Today’s Gripe: The Royalty In Our Homes

A palki inspired by Japanese design – Photo: Courtesy of Ishar Singh Mahinder Kaur Collection

By T Sher Singh | Opinion |

In homes that have the wherewithal, Sikh families strive to set aside a room for prayer, contemplation and meditation. In daily parlance, it is referred to as ‘Baba ji da Kamra”, literally, the room of divinity.

It usually contains only a handful of items, but I am overwhelmed by the layers and dimensions of the Sikh way of life they convey.

The focal point of it all is Guru Granth Sahib, our one and only Scripture. No wonder that many Persian scholars have referred to us as The People of The Book, even though the abrahamic faiths also lay claim to the moniker. For Sikhs, though, our scripture is not only The Word but our entire lives revolve around it. It is not merely a ‘Book’, for us it is our Teacher. Its contents represent the living embodiment of our Gurus.

Hence we treat it as a living presence. Given that, how would we behave if Guru Nanak was in our midst? We’d give him with the same deference as one does any royalty!

Which is exactly how we regard our Scripture. In accordance with that principle, we surround it with all the accoutrements associated with royalty. Not in worship but to convey respect and reverence. Think of how in our cultural tradition we bow before our parents, teachers and elders and touch their feet. That is why we bow (mattha tekna) before the Guru Granth Sahib.

Once we understand that, all other things in the room begin to have meaning. The palki is the throne … remember, royalty? The chandoa (canopy) that adorns the ceiling above the palki. The chhabba (jewellery) that hangs from it. The chaur (fly whisk). The rumalas (ornate fabrics) that adorn the physical Scripture.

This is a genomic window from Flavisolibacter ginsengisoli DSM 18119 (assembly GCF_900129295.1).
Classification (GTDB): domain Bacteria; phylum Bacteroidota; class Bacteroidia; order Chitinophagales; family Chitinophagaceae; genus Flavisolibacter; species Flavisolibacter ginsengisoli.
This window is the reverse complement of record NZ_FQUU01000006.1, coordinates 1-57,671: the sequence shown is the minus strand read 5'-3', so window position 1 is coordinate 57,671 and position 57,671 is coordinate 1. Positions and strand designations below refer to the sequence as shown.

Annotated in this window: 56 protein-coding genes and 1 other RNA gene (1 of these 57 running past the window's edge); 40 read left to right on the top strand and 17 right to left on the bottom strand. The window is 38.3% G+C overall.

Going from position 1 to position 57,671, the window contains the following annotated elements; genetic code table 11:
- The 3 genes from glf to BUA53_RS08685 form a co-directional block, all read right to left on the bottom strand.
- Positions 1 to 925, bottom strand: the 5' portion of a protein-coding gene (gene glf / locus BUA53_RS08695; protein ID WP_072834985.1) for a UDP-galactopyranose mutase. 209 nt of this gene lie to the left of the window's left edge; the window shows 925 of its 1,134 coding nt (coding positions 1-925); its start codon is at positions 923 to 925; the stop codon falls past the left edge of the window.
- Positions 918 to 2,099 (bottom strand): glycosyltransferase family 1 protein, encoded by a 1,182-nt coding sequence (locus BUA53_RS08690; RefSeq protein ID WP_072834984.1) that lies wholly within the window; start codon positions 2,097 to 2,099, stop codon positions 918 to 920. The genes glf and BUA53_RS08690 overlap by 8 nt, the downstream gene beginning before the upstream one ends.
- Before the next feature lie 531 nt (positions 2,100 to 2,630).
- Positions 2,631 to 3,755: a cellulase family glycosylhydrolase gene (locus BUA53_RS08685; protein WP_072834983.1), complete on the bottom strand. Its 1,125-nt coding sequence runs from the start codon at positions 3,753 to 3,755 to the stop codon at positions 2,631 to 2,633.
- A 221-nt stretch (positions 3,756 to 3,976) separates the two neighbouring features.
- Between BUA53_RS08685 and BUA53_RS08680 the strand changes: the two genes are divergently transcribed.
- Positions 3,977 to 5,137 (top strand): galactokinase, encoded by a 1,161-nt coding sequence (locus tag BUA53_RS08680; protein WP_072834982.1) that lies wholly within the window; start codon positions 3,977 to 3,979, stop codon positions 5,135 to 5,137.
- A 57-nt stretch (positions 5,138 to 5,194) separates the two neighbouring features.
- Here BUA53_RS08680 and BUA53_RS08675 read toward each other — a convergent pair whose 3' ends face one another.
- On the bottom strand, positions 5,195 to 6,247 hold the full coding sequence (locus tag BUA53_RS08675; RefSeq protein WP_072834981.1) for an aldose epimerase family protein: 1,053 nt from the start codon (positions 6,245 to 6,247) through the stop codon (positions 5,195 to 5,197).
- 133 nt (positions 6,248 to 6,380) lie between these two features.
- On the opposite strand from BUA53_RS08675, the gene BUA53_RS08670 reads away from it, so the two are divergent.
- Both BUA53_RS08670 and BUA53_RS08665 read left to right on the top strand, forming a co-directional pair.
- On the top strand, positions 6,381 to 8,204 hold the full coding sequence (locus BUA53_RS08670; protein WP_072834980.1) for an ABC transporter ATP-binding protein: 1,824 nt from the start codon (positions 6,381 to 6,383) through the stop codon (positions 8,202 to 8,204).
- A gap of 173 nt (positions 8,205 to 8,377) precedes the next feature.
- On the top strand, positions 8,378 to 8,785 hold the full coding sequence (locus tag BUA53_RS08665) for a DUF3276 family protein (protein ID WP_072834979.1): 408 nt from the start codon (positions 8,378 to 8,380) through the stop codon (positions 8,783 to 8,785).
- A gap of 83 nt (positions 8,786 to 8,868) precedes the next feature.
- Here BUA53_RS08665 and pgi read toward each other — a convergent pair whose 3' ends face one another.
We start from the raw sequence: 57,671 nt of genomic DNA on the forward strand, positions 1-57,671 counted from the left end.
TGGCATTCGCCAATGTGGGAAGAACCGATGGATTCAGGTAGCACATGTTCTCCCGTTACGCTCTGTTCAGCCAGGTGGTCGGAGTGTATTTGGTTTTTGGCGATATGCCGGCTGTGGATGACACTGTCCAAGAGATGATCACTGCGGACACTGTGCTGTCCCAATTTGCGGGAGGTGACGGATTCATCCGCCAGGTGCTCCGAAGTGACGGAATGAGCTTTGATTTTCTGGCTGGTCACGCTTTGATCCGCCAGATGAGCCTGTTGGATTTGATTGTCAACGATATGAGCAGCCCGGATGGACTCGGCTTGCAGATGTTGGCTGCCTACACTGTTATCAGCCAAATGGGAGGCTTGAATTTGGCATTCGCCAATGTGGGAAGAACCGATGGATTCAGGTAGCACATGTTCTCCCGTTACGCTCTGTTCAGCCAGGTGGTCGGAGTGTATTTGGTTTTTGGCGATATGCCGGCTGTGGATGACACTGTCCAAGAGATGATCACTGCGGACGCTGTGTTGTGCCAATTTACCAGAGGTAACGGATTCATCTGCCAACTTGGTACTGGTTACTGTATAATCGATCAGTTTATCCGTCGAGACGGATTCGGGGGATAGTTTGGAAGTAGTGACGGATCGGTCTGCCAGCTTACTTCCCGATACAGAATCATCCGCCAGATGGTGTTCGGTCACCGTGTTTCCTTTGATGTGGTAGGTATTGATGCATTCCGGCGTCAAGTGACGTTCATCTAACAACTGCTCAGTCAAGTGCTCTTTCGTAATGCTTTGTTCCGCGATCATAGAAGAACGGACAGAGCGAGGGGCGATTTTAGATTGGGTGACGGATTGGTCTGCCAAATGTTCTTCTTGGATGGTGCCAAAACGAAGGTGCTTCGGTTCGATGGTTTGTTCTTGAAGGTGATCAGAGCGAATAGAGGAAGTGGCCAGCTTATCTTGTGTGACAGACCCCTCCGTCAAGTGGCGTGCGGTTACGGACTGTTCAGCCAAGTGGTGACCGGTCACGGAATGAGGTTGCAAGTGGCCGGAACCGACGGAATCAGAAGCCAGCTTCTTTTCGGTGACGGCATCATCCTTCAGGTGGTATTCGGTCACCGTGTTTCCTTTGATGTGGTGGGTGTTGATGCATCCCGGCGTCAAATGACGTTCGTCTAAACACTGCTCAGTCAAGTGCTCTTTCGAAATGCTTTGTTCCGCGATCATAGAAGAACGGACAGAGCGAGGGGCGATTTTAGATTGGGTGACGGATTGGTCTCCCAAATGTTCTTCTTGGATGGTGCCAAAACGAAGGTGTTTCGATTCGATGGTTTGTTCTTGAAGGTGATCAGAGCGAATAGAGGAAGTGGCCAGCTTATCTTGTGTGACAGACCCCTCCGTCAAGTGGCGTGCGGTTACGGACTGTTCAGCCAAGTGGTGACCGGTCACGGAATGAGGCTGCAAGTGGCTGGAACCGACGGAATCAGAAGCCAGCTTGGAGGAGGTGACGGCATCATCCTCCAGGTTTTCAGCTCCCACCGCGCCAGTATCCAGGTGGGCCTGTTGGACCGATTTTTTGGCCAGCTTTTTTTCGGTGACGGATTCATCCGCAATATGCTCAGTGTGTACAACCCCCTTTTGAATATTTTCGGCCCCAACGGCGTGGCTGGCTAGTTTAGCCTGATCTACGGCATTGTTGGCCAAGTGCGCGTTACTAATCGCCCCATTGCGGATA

The kirpan in the room is part of the royal presence. It is also symbolic of one of our primary terms for God (Waheguru) – Bhagauti, The Sword. That is, the sword of justice and compassion, the sword that cleaves truth from falsehood.

We bow in respect every time we enter this royal presence, and always sit facing it. (In a royal court, you’d never sit with your back towards the King, would you?) We sit cross-legged to ensure our feet are not pointing to the palki. We dress modestly and we keep our heads covered; we leave our shoes outside … Again, all for the same reason: we are in the presence of royalty!

The ultimate purpose of it all was to wean us away from idol worship: there could be no other higher or equal personage in the presence of a King and Emperor. All submit to his suzerainty. Hence, there was to be no place in a Sikh home for idols. Their absence was to remind us, inter alia, that we don’t worship Guru Granth Sahib, we learn from it. And then try to live by the teachings.

There is absolutely no ritual involved because there is a reason behind all that we do. We remember these reasons each time we enter. And we ensure that we convey them to our children.

T. Sher Singh is a writer, editor and publisher at The Sikh media portal, now undergoing a major overhaul to bring it up-to-date with the latest gadgets, aims to be up by Spring.


Guru Granth Sahib Ji: Pride of the Sikhs (Asia Samachar, 9 Oct 2020)

ASIA SAMACHAR is an online newspaper for Sikhs / Punjabis in Southeast Asia and beyond.Facebook | WhatsApp +6017-335-1399 | Email: | Twitter | Instagram | Obituary announcements, click here 


  1. Glad to read the refreshing thoughts of T.Sher Ji thru AS. It has been some time since I read his views – since Sikhchic days. Sikhchic was (is?) a great source of progressive views amongst Sikhs, but Sher Ji himself writes lucidly about today’s Sikhi and the Sikhi which our newer generations perhaps gravitate to.
    Thank you.
    Respect and a place of honour for Guru Granth Sahib Ji within a Sikh home is inbuilt into Sikh psyche. It can range from the simple to the elaborate. To associate that to idol worship is ridiculous. It is respect towards royalty.